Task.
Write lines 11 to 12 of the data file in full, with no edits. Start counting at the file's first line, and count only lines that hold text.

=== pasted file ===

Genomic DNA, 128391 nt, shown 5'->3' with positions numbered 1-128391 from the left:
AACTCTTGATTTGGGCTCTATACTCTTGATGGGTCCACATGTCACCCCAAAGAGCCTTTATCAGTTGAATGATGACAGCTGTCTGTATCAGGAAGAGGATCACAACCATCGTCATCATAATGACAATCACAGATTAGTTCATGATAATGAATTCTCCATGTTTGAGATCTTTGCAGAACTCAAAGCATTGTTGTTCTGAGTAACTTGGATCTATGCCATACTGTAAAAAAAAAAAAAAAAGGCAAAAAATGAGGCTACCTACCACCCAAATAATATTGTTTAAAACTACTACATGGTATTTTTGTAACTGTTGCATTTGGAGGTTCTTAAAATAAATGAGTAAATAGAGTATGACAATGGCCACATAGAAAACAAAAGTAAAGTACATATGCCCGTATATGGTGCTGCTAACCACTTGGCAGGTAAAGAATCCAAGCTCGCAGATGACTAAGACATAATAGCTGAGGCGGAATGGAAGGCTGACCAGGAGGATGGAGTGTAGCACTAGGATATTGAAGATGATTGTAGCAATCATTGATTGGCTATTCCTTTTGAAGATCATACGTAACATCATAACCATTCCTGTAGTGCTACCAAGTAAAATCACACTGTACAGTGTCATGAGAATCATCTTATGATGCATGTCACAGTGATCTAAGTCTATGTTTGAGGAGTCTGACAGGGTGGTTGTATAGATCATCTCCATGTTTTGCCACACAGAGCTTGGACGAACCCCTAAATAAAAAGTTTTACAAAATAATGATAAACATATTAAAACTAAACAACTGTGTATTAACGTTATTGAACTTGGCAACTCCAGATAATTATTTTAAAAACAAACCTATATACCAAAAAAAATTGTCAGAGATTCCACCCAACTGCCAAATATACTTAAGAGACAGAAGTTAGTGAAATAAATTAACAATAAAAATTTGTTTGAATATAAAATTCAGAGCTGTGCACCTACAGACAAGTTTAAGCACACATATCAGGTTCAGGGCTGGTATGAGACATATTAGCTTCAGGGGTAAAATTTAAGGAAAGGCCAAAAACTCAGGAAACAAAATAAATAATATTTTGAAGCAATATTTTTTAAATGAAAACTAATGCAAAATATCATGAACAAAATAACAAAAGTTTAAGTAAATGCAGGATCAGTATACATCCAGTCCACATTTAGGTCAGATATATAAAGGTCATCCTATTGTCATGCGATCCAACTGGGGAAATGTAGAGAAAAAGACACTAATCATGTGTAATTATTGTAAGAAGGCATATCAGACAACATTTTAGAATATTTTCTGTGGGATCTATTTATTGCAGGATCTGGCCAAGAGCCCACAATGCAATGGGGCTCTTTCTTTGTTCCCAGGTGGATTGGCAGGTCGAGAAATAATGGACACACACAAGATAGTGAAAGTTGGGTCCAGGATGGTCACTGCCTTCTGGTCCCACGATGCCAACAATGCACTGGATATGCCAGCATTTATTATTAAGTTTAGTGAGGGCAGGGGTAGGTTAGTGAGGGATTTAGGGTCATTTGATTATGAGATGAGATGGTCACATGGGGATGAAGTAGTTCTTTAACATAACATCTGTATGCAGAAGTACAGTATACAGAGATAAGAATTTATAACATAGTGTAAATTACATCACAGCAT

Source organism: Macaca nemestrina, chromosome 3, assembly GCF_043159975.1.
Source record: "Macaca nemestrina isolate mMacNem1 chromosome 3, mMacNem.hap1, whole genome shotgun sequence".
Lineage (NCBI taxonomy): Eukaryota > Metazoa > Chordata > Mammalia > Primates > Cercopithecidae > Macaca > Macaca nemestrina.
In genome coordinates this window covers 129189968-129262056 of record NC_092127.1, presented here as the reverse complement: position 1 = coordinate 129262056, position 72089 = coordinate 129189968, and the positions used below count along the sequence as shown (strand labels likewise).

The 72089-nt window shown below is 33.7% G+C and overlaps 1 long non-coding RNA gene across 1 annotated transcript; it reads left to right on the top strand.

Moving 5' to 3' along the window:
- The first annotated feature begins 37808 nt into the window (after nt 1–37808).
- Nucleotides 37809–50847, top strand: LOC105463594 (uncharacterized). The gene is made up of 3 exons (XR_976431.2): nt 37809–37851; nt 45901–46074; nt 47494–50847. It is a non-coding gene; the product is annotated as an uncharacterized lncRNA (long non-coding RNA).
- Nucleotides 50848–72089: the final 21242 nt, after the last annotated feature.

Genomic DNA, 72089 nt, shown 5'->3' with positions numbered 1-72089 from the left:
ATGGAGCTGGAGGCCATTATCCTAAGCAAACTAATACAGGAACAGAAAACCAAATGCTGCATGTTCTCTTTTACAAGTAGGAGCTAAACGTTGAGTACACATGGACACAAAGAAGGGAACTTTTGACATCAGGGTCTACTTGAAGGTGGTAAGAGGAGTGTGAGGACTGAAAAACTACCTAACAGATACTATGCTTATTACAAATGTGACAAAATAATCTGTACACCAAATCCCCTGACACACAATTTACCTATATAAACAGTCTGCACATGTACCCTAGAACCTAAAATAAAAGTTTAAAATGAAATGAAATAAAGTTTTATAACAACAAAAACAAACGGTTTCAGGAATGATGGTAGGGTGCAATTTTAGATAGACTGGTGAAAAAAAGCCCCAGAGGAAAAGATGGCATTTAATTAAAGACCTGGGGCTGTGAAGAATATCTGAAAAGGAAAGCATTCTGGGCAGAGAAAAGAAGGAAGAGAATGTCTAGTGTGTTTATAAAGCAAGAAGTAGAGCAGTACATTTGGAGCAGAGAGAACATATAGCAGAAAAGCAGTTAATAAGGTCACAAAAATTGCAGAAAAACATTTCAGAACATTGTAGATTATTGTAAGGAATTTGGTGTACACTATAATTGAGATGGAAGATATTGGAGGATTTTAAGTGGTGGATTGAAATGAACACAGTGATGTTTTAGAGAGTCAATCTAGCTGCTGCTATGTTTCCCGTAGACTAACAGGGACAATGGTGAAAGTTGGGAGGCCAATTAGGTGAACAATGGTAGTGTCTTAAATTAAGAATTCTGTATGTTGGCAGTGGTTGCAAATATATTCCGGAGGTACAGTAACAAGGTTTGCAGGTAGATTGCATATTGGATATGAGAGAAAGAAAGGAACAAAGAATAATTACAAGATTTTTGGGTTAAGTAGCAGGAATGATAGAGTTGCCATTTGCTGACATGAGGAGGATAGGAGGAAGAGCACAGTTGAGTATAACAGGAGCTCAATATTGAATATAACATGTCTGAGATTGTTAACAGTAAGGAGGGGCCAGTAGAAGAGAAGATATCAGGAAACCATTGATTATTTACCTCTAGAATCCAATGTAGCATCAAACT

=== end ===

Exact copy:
- Nucleotides 50848–72089: the final 21242 nt, after the last annotated feature.

Genomic DNA, 72089 nt, shown 5'->3' with positions numbered 1-72089 from the left: